Thursday, July 22, 2021

Cryptic Signals - Hideous Daylight, Gili's Guide, Infinite Caves, Margresh Blackblood

Hideous Daylight - Brad Kerr - OSE - 34 Pages.

A 34 page low-level adventure through a demon infested garden cursed with permanent daylight. The cover art (Matt Stikker) is amazing and sells the adventure. Inside the layout is crisp, interior art passable, and the maps match the whimsical tone of the adventure, though the pixelated style of both maps and interior art clash with the cover. The adventure itself contains great interactivity, excellent simple puzzles, several monsters that require thought to overcome, decently written NPCs, and an excellent basic premise.

Arthurian and fairy-tale theming is marred by many inconsistent encounters with otherworldly “visitors” that are far stranger than the rest of the setting with its shadow demons, nobles, and blood thirsty cursed animals suggests. Designed as a small hex map with single keys for each hex and three small mapped locations, Hideous Daylight is a sizable adventure, though the hex map itself seems unnecessary. Distance and visibility in a 2.5 x 2.5 mile hexagonal garden surrounded by a wall doesn’t warrant a hex map, and the map's presence hints at a sort of unconsidered formalism. A point crawl between keyed encounters, or even a standard keyed map with a larger scale, would have worked well, disrupted the artificial feeling spacing of the hexes, and allowed the inclusion of some natural obstacles or other elements that could have made navigation of the garden more compelling.

Despite these stumbles, Kerr has generally solid design, using a paragraph and bullet point style with shorter keys. The adventure itself manages to have a distinct story to unravel, without forcing a specific conclusion or a linear narrative, something many adventures fail to do. Likewise the inclusion of a page detailing how events will unfold after the most likely actions of the players is useful, making Hideous Daylight easier to place in the context of a campaign. In tone, including inconsistent digressions, and map concerns, it reminds me of B3 - Palace of the Silver Princess.  B3, despite some issues, is one of my favorite of the old TSR B series: whimsy, a story to uncover, and variety make for a compelling adventure. Hideous Daylight is a compelling adventure that would fit well in a more fairy tale influenced setting, though some changes to even out its rougher patches and create a more coherent whole might be warranted. (Gus)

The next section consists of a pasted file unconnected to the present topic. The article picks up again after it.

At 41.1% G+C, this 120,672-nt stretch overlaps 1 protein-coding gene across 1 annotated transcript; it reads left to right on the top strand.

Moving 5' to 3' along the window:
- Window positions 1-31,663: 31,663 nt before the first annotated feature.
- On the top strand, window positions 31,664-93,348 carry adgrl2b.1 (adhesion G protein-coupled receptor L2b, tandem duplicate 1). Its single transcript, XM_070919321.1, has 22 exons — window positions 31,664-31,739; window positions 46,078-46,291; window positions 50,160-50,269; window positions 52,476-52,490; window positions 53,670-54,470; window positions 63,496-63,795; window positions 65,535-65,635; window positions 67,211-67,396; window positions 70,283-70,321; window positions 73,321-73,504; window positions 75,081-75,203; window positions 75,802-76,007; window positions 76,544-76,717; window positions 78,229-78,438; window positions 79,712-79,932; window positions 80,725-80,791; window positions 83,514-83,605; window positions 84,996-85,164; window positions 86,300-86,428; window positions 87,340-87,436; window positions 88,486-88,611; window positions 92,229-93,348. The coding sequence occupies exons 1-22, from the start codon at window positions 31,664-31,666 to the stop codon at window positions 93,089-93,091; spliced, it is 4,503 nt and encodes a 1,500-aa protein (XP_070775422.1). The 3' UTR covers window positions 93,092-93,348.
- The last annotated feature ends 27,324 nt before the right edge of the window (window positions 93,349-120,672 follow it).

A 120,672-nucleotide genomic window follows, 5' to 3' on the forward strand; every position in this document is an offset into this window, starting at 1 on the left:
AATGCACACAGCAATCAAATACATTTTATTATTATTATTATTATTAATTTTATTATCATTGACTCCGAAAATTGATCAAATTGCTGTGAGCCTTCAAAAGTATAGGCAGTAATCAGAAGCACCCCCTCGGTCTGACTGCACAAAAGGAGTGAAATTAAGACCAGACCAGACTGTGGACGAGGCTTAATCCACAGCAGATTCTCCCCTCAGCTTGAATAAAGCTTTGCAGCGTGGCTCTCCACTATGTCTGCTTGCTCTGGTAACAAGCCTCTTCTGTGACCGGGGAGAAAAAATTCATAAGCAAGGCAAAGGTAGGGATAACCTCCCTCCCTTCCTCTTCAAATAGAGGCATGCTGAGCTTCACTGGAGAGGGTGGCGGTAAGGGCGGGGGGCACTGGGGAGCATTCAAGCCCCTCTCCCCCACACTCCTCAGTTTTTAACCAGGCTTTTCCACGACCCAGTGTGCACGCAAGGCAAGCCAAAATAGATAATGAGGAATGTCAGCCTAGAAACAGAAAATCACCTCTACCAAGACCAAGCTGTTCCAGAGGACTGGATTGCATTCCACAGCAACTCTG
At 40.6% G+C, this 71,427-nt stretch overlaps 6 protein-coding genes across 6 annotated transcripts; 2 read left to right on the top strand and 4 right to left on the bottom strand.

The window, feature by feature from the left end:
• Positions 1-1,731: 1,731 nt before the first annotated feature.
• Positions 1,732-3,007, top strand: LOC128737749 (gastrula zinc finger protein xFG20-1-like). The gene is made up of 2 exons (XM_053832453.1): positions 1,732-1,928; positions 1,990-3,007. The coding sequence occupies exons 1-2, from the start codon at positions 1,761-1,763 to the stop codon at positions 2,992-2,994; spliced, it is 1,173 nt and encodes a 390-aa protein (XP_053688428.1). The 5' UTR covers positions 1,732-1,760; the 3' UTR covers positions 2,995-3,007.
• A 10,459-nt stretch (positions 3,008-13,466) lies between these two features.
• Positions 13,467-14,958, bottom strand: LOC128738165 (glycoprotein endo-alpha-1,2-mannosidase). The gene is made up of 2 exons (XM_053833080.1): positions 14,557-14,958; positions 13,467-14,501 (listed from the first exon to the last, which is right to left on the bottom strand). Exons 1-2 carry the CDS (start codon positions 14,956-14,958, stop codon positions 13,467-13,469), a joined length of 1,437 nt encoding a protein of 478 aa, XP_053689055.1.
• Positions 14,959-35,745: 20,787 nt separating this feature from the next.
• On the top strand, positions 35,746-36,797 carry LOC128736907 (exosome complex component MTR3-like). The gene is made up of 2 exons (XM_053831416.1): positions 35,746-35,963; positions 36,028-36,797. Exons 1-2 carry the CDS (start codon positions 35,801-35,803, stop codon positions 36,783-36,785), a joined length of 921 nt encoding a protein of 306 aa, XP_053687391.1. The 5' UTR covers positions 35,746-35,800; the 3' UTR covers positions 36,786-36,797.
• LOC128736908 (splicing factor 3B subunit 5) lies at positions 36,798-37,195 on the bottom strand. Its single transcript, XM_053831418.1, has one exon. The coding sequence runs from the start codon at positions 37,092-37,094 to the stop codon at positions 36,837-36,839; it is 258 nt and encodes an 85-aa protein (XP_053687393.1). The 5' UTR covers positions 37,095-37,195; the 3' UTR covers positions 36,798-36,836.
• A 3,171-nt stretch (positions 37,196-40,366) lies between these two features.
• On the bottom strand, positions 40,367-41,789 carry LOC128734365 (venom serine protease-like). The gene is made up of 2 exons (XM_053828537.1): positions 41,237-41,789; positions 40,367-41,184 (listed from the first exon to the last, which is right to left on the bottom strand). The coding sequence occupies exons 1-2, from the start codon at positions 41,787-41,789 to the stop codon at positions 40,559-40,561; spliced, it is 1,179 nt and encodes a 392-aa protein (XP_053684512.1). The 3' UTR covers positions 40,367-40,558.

Gili's Guide to Fantastical Plants - Melee Range - 40 Pages.

Gili's Guide to Fantastic Plants is
a small size (A6?) 40 page zine. It's fictional author is Gili, a non-binary, traveling half-devil, who has written a naturalist's guide to fantastical plants. The physical product is risograph printed and hand bound, with consistent attractive illustrations throughout. It details 60 fantastical plants, split into 3 groups of 20: utility, edible, and poison. Most plants have an illustration, and there is a small icon in the corner of each entry that tells you which group the plant belongs. The layout and illustrations are attractive and the information design is good.

Some of the plants have a veneer of botanical plausibility, others are quite imaginative and whimsical. Some have excellent uses for outdoor exploration, like compass ferns whose tips always point towards magnetic north. Others are useful tools like cracklepines that can be spread about to foil stealth, or corpseguard moss that will keep a corpse fresh. We also find more whimsical entries like wishingcress that will take on the flavor you imagine, and deadly flora like vein vine that follows blood, digging its way through the veins of its victim. Some are a bit workaday, like a gourd that explode like a bomb, but most entries have flair.

If you want 60 fantastical plants to add your wilderness adventures, this zine delivers. But how to use it in play? You could use it as an in game document, literally giving the zine to you players, perhaps as a little handy tome they find in a treasure haul. On the other hand, the zine doesn’t provide you with a system to incorporate flora into your wilderness adventures. For example, do we include the plants in encounters tables or overloaded wilderness encounter dice as a benefit for those who know herbalism? Or place them in hexes? How do we handle the knowledge skill in herbalism? What this delicious little zine really calls for is some kind of naturalist mini-game. Call it a provocation to design. (Ben)